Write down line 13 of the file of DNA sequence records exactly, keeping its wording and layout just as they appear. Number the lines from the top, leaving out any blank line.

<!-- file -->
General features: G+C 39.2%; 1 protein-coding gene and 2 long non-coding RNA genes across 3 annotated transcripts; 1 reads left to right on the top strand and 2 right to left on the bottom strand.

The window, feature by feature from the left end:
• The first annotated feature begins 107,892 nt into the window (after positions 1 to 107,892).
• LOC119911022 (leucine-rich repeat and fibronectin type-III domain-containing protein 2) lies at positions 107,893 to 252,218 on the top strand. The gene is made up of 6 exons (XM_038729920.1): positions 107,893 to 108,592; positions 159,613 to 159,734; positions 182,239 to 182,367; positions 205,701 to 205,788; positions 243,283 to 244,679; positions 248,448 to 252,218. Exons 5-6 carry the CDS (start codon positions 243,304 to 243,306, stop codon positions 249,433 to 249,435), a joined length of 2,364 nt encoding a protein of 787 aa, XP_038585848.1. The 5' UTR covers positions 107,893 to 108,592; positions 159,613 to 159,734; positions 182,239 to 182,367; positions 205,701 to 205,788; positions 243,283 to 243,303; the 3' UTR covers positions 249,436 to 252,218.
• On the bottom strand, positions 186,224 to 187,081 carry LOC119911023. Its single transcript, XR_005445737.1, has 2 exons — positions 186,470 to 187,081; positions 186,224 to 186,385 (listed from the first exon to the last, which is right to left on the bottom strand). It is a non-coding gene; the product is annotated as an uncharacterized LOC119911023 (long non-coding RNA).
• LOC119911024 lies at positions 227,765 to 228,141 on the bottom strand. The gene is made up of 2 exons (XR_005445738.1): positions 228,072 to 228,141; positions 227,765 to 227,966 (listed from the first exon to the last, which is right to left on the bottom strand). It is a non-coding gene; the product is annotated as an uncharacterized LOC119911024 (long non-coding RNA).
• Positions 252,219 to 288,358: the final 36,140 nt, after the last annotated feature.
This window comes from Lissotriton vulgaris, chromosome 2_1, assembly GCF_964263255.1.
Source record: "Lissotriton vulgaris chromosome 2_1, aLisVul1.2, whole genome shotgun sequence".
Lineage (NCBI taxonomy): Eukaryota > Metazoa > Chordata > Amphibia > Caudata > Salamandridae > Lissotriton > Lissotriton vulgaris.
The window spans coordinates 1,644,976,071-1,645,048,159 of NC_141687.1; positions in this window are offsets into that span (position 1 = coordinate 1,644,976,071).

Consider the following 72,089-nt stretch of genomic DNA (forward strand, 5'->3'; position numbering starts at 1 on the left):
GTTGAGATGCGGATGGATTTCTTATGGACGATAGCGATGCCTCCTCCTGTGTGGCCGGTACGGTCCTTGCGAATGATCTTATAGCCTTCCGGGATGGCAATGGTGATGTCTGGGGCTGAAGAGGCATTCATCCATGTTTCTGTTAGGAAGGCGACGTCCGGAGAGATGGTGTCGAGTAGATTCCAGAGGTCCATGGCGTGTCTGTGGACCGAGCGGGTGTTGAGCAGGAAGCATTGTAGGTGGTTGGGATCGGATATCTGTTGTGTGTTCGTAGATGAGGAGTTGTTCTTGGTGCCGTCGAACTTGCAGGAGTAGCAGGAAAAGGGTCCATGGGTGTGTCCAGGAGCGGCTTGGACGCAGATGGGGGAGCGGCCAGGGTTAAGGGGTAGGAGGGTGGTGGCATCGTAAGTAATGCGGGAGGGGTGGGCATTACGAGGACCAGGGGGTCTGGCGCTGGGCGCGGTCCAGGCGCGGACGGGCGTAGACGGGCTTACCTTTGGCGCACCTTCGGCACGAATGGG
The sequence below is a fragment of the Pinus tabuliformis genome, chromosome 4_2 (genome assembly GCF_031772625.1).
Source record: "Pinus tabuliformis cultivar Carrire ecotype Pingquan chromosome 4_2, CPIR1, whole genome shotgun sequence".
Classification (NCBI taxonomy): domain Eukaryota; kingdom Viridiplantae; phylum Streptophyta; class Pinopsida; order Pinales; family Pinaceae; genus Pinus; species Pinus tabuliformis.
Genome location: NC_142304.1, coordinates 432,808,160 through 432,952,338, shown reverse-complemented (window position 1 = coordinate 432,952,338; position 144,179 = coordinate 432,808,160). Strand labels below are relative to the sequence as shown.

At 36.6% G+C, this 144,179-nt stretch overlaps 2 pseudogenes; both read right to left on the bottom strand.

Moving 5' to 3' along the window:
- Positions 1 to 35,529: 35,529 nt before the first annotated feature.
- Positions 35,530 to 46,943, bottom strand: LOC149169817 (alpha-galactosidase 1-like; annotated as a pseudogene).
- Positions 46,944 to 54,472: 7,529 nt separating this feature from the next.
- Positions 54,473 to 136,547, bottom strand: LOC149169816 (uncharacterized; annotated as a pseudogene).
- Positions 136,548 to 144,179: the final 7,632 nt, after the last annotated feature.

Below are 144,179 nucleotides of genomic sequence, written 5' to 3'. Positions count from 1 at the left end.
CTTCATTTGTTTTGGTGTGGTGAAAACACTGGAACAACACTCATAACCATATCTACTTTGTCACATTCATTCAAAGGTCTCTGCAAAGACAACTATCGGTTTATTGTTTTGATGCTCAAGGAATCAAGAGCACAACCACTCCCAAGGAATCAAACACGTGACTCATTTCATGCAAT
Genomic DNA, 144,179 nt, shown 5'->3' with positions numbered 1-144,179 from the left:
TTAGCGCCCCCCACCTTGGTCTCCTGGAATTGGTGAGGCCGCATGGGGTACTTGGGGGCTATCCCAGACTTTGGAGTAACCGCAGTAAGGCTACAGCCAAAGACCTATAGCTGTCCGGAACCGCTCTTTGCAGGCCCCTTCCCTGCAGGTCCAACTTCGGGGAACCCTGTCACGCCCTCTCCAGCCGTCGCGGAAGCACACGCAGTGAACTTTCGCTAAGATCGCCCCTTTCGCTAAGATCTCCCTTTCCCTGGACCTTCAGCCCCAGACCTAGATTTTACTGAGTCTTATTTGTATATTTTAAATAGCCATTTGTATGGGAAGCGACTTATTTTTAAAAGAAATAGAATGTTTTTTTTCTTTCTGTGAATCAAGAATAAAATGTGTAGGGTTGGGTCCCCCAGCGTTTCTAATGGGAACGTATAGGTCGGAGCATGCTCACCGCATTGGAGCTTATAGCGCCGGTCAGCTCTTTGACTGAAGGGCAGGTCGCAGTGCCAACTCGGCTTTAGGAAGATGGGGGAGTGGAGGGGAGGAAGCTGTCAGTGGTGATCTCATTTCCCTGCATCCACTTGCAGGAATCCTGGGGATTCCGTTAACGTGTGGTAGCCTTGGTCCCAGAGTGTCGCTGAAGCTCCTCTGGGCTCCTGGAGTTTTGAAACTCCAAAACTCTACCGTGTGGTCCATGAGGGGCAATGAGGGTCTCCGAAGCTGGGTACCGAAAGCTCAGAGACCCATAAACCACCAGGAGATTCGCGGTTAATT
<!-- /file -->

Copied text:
GTTGAGATGCGGATGGATTTCTTATGGACGATAGCGATGCCTCCTCCTGTGTGGCCGGTACGGTCCTTGCGAATGATCTTATAGCCTTCCGGGATGGCAATGGTGATGTCTGGGGCTGAAGAGGCATTCATCCATGTTTCTGTTAGGAAGGCGACGTCCGGAGAGATGGTGTCGAGTAGATTCCAGAGGTCCATGGCGTGTCTGTGGACCGAGCGGGTGTTGAGCAGGAAGCATTGTAGGTGGTTGGGATCGGATATCTGTTGTGTGTTCGTAGATGAGGAGTTGTTCTTGGTGCCGTCGAACTTGCAGGAGTAGCAGGAAAAGGGTCCATGGGTGTGTCCAGGAGCGGCTTGGACGCAGATGGGGGAGCGGCCAGGGTTAAGGGGTAGGAGGGTGGTGGCATCGTAAGTAATGCGGGAGGGGTGGGCATTACGAGGACCAGGGGGTCTGGCGCTGGGCGCGGTCCAGGCGCGGACGGGCGTAGACGGGCTTACCTTTGGCGCACCTTCGGCACGAATGGG